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An intermediate-level Pilates exercise, the side plank on the elbow requires you to support your body weight on your forearm and the side of one foot. Considerable core strength is needed to keep your hips from sinking toward the floor. When performing this exercise, pay attention to good form. Keep your shoulders, hips, knees and feet in one straight diagonal line, and make sure your neck and head continue the line of your spine.
The side plank primarily works muscles in your core. It strengthens abdominal and back muscles, particularly the transversus abdominis, rectus abdominis, obliques and quadratus lumborum. It also targets the gluteus medius and gluteus minimus in the hips, as well as the adductor muscles located in the inner thigh.
The side plank also works several other muscles that provide additional stability as you hold the position. These muscles include the gluteus maximus, the quadriceps on the front of your thighs and the hamstrings on the back of your thighs.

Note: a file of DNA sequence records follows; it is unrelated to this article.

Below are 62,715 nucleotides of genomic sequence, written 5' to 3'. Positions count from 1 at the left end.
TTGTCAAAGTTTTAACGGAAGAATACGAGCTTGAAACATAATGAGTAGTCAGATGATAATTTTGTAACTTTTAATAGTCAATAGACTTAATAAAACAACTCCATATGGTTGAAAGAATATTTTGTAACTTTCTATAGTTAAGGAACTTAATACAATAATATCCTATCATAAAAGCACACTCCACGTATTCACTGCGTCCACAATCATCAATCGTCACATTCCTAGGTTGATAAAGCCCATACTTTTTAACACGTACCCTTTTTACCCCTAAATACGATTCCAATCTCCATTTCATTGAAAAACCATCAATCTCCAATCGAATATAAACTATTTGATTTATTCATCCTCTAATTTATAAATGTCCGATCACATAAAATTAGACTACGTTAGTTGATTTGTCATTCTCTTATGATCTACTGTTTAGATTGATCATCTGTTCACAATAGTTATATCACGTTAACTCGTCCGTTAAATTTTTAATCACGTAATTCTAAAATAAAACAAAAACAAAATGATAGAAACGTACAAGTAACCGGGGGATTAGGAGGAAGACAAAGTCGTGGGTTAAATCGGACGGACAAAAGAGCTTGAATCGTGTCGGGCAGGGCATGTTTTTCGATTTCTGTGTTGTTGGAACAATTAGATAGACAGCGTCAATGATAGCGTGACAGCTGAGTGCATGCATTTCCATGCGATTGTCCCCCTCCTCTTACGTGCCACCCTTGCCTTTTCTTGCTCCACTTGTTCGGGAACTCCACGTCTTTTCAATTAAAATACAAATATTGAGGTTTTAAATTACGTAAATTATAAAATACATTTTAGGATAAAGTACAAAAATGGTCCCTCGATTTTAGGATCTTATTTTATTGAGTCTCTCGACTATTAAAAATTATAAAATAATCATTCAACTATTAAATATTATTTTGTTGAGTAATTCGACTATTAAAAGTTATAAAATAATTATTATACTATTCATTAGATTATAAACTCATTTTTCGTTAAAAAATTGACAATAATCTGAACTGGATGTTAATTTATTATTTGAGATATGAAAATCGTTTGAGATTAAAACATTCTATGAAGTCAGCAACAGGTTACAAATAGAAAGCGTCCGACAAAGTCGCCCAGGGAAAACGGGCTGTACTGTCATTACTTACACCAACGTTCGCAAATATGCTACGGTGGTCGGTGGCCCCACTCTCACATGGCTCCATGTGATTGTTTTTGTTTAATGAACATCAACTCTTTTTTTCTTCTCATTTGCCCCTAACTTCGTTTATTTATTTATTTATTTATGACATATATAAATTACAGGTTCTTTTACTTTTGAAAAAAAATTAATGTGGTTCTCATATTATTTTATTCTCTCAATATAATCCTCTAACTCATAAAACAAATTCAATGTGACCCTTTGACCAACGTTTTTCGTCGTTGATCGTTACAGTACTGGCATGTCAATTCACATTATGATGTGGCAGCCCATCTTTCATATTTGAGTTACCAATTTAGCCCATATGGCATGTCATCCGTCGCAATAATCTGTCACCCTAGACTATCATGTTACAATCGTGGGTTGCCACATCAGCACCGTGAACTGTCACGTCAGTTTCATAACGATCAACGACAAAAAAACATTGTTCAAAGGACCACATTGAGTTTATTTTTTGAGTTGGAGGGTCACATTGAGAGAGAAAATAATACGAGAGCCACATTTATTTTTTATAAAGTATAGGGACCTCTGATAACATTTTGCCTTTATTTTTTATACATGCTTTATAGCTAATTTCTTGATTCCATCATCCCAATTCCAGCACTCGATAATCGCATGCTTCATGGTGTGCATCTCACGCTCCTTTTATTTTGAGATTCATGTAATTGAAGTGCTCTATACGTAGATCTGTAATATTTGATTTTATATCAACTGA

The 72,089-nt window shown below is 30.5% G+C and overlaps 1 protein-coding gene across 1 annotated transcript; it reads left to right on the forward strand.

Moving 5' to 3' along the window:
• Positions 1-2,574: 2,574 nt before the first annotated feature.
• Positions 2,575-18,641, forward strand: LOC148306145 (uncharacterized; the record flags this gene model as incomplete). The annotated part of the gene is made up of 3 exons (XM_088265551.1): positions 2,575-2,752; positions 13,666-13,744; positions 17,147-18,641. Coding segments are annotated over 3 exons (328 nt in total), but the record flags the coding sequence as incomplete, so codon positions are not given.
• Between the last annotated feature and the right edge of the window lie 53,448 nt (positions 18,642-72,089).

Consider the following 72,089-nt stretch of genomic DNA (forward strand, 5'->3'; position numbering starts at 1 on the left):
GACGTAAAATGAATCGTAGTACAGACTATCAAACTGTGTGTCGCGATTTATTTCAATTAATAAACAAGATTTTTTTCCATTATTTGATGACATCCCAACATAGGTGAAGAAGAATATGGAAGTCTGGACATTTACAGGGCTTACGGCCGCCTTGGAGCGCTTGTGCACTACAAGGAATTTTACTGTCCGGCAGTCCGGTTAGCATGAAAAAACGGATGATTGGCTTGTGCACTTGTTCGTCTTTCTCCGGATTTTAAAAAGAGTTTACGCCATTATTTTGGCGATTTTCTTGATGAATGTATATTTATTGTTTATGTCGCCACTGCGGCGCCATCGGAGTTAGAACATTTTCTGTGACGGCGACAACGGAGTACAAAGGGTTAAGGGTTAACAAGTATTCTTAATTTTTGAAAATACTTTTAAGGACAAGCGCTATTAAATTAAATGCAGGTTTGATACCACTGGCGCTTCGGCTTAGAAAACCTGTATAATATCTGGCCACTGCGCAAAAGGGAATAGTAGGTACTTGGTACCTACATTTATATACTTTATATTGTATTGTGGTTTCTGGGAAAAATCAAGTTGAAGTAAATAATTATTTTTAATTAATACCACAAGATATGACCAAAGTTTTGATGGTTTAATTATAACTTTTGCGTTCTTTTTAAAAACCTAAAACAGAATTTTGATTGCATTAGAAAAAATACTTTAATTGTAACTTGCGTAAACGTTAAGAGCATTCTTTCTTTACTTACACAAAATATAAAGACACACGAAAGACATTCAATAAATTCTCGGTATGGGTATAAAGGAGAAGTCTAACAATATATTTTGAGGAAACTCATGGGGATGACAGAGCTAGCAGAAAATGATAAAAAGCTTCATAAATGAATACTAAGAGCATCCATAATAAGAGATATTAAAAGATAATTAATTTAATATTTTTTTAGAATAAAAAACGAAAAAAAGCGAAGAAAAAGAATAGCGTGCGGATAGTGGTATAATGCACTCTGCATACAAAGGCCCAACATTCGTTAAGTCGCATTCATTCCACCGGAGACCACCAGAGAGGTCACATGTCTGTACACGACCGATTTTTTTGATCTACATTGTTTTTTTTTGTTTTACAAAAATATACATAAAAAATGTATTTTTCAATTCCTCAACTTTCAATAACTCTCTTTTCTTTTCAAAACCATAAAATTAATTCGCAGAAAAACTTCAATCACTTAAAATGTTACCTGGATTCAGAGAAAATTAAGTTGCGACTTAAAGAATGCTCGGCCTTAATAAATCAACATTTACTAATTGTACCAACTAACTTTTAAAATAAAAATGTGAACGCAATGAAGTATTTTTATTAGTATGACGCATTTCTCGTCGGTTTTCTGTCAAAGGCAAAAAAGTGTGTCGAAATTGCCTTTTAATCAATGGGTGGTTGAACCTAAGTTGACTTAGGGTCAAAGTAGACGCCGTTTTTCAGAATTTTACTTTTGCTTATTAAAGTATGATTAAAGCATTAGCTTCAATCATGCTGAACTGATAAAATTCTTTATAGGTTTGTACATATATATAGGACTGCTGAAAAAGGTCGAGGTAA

If you are not quite able to perform a side plank on the elbow with good form, you can modify the exercise to strengthen many of the same muscles. Instead of extending your legs, bend your knees so your forearm and the side of one knee support your body weight. In this version, keep your shoulders, hips and knees in one continuous line, and let your feet go behind your body. This version does not work the hamstrings, and the adductors are worked less than they would be with the straight-leg version.
When you are ready for a more challenging version of the side plank, try lifting one leg. You can lift the top leg until it is parallel to the floor, or you can bend the knee of the bottom leg as you take the foot off the floor. Both of these versions require extra effort in the abductors and adductors.